A rash of motor failures has afflicted your plant. Your plant engineer read some application notes from the Web site of a test instrument manufacturer and subsequently used a power analyzer on the feeders of these motors. There were some anomalies, but nothing that explains these failures.
These failures are occurring in a few unrelated systems: the plant HVAC, a process exhaust hood, a scrap grinder, a conveyor system, and a wash tank. These same systems keep having motor failures. What should you look at to get to the bottom of this problem?
Your biggest clue here is the localized failures, which tell you it's not a systemic issue such as voltage distortion. Your second biggest clue is that they are repeating. When you combine the two clues, you can conclude that something is happening in these specific systems.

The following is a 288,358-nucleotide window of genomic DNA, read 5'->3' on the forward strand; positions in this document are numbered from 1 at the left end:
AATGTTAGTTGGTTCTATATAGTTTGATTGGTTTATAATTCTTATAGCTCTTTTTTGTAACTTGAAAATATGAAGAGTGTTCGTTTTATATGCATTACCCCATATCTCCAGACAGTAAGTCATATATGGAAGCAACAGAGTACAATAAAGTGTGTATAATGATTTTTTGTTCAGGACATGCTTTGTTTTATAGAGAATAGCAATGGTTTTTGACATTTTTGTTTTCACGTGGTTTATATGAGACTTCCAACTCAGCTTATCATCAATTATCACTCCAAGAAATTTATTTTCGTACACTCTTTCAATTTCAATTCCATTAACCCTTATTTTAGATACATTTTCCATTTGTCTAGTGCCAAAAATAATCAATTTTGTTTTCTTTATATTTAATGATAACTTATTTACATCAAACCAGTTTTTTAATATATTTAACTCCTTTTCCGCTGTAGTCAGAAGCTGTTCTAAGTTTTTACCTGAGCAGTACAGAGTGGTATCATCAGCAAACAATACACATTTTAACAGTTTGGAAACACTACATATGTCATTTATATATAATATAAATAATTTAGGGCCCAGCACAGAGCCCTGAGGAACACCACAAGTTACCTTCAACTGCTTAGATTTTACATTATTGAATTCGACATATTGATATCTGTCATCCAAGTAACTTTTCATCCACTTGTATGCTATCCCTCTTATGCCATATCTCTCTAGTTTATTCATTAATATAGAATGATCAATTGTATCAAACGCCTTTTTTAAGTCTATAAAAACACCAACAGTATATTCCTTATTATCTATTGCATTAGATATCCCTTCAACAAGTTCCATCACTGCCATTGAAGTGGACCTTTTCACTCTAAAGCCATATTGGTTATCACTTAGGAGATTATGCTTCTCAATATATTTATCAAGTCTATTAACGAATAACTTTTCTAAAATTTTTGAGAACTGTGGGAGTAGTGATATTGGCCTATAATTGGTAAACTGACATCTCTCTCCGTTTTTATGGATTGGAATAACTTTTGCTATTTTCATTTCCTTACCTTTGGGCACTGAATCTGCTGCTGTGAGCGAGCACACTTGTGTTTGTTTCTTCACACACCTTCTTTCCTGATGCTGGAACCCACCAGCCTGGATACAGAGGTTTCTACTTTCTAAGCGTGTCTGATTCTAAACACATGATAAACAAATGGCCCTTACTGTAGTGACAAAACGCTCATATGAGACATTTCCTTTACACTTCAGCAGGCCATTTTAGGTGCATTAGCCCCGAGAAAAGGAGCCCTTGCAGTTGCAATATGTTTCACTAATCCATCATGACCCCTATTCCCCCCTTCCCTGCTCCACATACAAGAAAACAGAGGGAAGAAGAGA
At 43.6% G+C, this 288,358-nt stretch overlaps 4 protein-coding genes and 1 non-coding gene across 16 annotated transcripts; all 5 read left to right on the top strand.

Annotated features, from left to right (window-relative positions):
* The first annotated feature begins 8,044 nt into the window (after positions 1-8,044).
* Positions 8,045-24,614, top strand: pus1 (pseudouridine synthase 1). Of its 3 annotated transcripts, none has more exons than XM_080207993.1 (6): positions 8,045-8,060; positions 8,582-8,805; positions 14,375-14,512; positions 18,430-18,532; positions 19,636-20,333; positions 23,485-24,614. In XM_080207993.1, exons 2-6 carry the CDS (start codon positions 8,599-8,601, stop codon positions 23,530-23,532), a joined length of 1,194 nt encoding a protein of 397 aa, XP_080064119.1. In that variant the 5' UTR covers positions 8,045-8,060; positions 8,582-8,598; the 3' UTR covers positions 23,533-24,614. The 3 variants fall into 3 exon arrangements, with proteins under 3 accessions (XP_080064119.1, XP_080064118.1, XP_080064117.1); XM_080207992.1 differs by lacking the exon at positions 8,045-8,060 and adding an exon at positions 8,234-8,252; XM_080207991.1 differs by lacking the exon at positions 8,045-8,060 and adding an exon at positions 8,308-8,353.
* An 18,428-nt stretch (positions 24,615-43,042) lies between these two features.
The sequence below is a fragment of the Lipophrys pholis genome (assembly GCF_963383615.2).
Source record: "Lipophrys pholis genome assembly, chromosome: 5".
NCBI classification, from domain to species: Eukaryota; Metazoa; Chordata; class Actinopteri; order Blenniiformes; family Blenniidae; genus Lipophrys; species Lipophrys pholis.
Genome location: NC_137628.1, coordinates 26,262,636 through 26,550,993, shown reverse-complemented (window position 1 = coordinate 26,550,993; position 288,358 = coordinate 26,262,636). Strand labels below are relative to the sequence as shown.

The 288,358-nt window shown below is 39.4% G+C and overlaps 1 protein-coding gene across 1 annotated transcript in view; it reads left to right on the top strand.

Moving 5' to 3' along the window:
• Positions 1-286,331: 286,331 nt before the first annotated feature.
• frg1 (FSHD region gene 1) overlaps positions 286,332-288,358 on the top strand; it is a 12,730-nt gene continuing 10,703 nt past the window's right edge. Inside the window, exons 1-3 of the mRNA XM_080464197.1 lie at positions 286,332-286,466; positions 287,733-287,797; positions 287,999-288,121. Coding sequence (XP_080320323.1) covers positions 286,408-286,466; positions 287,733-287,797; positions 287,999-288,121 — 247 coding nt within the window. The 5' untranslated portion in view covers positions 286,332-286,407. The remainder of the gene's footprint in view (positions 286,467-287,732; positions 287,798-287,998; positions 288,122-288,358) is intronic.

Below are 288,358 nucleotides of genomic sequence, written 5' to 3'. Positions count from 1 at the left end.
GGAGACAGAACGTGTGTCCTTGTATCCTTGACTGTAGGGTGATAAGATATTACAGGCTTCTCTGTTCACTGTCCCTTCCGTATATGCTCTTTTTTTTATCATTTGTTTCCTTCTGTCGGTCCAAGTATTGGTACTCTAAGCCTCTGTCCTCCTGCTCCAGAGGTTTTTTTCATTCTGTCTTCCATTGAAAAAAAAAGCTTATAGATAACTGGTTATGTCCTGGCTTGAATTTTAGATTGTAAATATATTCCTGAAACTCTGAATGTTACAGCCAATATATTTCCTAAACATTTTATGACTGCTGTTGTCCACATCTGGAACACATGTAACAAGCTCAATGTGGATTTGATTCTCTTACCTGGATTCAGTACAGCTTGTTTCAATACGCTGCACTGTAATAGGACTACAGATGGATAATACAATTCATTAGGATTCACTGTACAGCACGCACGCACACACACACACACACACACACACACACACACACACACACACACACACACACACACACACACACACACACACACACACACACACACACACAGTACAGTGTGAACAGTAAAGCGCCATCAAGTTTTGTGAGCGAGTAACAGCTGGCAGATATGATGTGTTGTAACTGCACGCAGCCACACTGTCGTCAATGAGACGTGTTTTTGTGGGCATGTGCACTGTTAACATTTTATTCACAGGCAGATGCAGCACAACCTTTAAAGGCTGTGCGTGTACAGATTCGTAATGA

If you understand that improper repairs lead to repeated failures, then you understand that the most likely cause of this rash of motor failures is improper repair. If it was a motor maintenance issue, then it would be affecting other equipment as well. However, the problem is limited to equipment that has undergone repair.
To solve this issue, look for errors in the repair process. One thing you can do is to see if the repair procedure provides (or refers to) the torque spec for the mounting of each motor. If this information isn't readily available, then you have identified one likely cause.
To identify other potential causes, walk down each step from replacement motor specification to startup of that motor. Any step along the way could be responsible for premature failure of replacement motors.